So my brain is pretty much mush this week, rendering me unable to focus on much of anything! After crocheting a few scarves for the shop and settling down to watch “Glee” last night, I felt so tired I could barely make it through a few pages of Life As We Knew It before falling asleep.
That being said, I’ve done very little reading this week! So I’m jumping back into one of my old favorite memes, Booking Through Thursday — and here’s our question:
According to this article, two-thirds of Brits have lied about reading books they haven’t. Have you? Why? What book?
When I was a senior in high school, regional magazine Southern Maryland, This Is Living interviewed me for their “Who’s Creative?” column. My college admissions essay revolved entirely around the importance of numbers in my life — ironic, really, considering I’m probably the world’s worst math student! As an exercise in school, we’d had to turn our admissions essays in to our English teacher, who then passed them on to our peers for editing. Mine was a hit. After it made the circuit at the school, it wound up in the hands of the magazine’s editor — and then it was time for my interview!
Knowing me as you all do, you know I thought I’d hit the big time. Here I was, saucy at 17 — and discussing my writing. The inspiration for my work. Considering I penned my first full-length novel at the age of 10, in my mind, I’d already been writing for seven years. I was ready to hit the big time! I needed my big break! Author Shannon Hale had a very similar experience and had me majorly laughing at the National Book Festival — I could totally relate!
So my interview is all set up in the cafe of our local Borders, where I shake hands with my interviewer and settle nervously into my seat. We go through the preliminary questions: how was my high school experience? What was I studying in college? What sort of hobbies did I have?
And then we got to the “harder” stuff: Who’s your favorite author?
Being, you know, seventeen — and desperately wanting to be taken seriously — all of the “honest” answers that popped in my head (like Meg Cabot, though I adore her) immediately disappeared, the names just crumbling on my tongue. Those were young adult authors. They were for kids! And I was a writer — a creative writer! I needed . . . someone . . . serious! Pedantic, even.
So which name did I unceremoniously drop?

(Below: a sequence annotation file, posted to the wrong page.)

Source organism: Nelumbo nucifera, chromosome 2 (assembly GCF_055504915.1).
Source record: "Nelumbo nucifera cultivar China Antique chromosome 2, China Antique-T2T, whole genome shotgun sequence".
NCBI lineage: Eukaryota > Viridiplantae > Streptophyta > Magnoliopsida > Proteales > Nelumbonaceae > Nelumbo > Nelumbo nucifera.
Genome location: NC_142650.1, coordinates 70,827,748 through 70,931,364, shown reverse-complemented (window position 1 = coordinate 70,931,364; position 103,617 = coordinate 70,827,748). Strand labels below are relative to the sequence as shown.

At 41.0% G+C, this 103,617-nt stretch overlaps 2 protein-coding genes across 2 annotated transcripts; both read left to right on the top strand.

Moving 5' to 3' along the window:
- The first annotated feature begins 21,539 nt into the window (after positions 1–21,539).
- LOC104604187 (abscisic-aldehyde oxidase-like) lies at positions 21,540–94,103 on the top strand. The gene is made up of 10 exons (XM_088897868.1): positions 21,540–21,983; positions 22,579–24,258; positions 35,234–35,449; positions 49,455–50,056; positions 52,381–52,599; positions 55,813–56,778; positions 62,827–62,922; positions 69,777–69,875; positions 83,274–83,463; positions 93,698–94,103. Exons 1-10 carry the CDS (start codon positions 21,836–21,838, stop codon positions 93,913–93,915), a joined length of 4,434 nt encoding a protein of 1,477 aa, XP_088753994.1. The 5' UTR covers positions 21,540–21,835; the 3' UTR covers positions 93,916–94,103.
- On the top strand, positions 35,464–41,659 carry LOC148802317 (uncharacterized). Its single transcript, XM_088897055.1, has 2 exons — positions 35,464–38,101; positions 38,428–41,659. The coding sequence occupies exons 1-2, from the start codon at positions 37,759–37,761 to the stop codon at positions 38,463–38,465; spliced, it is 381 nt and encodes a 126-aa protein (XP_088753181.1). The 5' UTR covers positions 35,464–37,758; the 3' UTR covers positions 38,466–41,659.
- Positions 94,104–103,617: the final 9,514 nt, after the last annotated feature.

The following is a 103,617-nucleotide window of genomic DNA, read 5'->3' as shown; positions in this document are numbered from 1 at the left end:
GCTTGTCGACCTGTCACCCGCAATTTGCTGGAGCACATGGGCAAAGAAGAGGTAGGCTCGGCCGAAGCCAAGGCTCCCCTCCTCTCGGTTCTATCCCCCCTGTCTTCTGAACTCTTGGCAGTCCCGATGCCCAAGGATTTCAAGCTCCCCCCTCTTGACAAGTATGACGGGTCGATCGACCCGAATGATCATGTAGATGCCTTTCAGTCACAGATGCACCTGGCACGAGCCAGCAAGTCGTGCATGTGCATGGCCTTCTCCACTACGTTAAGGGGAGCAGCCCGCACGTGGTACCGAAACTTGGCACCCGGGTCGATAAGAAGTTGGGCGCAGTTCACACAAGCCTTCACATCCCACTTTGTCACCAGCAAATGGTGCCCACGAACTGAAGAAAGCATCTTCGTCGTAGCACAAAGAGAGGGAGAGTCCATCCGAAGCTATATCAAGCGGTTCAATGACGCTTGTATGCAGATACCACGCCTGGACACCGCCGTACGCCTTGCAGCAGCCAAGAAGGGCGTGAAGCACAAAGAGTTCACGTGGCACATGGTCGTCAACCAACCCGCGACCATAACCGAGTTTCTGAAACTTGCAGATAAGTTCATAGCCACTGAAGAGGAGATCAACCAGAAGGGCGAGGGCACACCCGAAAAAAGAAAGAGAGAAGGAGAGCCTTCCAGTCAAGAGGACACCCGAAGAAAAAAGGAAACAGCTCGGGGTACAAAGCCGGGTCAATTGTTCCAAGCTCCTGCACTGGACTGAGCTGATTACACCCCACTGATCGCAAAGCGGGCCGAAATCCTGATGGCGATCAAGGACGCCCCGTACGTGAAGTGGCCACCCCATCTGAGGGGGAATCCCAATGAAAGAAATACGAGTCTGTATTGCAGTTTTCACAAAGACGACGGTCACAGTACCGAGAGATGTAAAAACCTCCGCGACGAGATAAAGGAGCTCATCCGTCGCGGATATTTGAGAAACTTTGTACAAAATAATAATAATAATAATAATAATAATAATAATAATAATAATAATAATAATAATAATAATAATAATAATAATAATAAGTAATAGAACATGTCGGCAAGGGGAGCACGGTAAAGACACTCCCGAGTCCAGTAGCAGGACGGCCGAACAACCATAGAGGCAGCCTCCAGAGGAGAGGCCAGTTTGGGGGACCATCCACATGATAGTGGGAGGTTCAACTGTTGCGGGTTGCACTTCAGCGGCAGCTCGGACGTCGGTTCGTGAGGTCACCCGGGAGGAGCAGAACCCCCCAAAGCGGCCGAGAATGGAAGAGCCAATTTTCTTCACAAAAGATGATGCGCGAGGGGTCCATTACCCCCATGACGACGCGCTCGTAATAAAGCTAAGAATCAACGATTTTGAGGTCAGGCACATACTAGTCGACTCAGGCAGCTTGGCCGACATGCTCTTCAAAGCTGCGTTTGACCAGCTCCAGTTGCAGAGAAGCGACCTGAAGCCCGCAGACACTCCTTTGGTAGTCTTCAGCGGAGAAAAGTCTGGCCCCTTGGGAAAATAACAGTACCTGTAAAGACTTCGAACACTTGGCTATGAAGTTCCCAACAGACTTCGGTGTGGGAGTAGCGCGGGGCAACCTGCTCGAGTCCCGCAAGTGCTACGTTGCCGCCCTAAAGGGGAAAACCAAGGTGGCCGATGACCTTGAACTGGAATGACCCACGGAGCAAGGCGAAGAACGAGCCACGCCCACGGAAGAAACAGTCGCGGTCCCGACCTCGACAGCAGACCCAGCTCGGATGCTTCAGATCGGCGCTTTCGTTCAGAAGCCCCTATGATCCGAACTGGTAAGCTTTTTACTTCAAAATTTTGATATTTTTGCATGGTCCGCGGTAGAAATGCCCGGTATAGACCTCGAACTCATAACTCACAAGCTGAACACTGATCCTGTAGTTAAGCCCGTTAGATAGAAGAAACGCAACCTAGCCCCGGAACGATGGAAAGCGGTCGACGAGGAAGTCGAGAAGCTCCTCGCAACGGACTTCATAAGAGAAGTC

Oh, friends — yes. I did. Hemingway. I’d taken a trip with my family to Key West, Fla., just years before, and the experience of walking through the hot bungalow where Ernest himself camped out, drunk and rambling, had really made an impression on me. Hemingway did the majority of his writing there and, I knew, was widely admired. At least by my English teachers. So his seemed as good a name as any.
Nevermind that I’d never read a single book by him . . . or even a single passage. Not one that I could easily recall, anyway. His was a big, well-known name — and definitely not a sissy author. He’d practically been inducted in the literary hall of fame, am I right? Canonized or demonized, depending on your perspective? No one would accuse me of not being well-read, gosh darnit!
Of course, my interviewer could have easily called me on my bluff, flatlining me with a follow-up like, “Oh, yeah, little lady? And which book is the best? Do you even know any of their names — what any of them are about?”
To which I would have blushed crimson, crawled under the sticky cafe table and folded myself into the fetal position, not daring to peek back up at the glowering face of the reporter or my disappointed parents. Thankfully, that didn’t happen — I’m pretty sure sitting in a puddle of spilled coffee on that floor would have been the cherry on my sundae of utter humiliation.
I chose Hemingway because I knew he was famous for his stream-of-consciousness writing style, a tradition I (naively) believed I carried on. I chose him because I’d seen his house, for cryin’ out loud — because I’d seen the actual space where he wrote. Because I’d walked through it. Because I’d stood on the same steps, looking out over the same land.
Ernest and me, you know, we were close.
Would I ever fib to impress someone with my literary knowledge again? No. I wouldn’t. But nor would I have to pull a legend out of a hat any longer! Because sitting at that table with sweating palms seven years ago, I learned a valuable lesson: writers have to read. Not a little, or occasionally, or just the well-knowns — but everything. As much of it as possible. If we want to get better — if we want to have something real to say, and know how to say it — we have to get out and experience life. And then read lots of novels about it. So, as write meg! can attest, I’ve tried hard to do just that!
And I’ll get around to For Whom The Bell Tolls one of these days . . .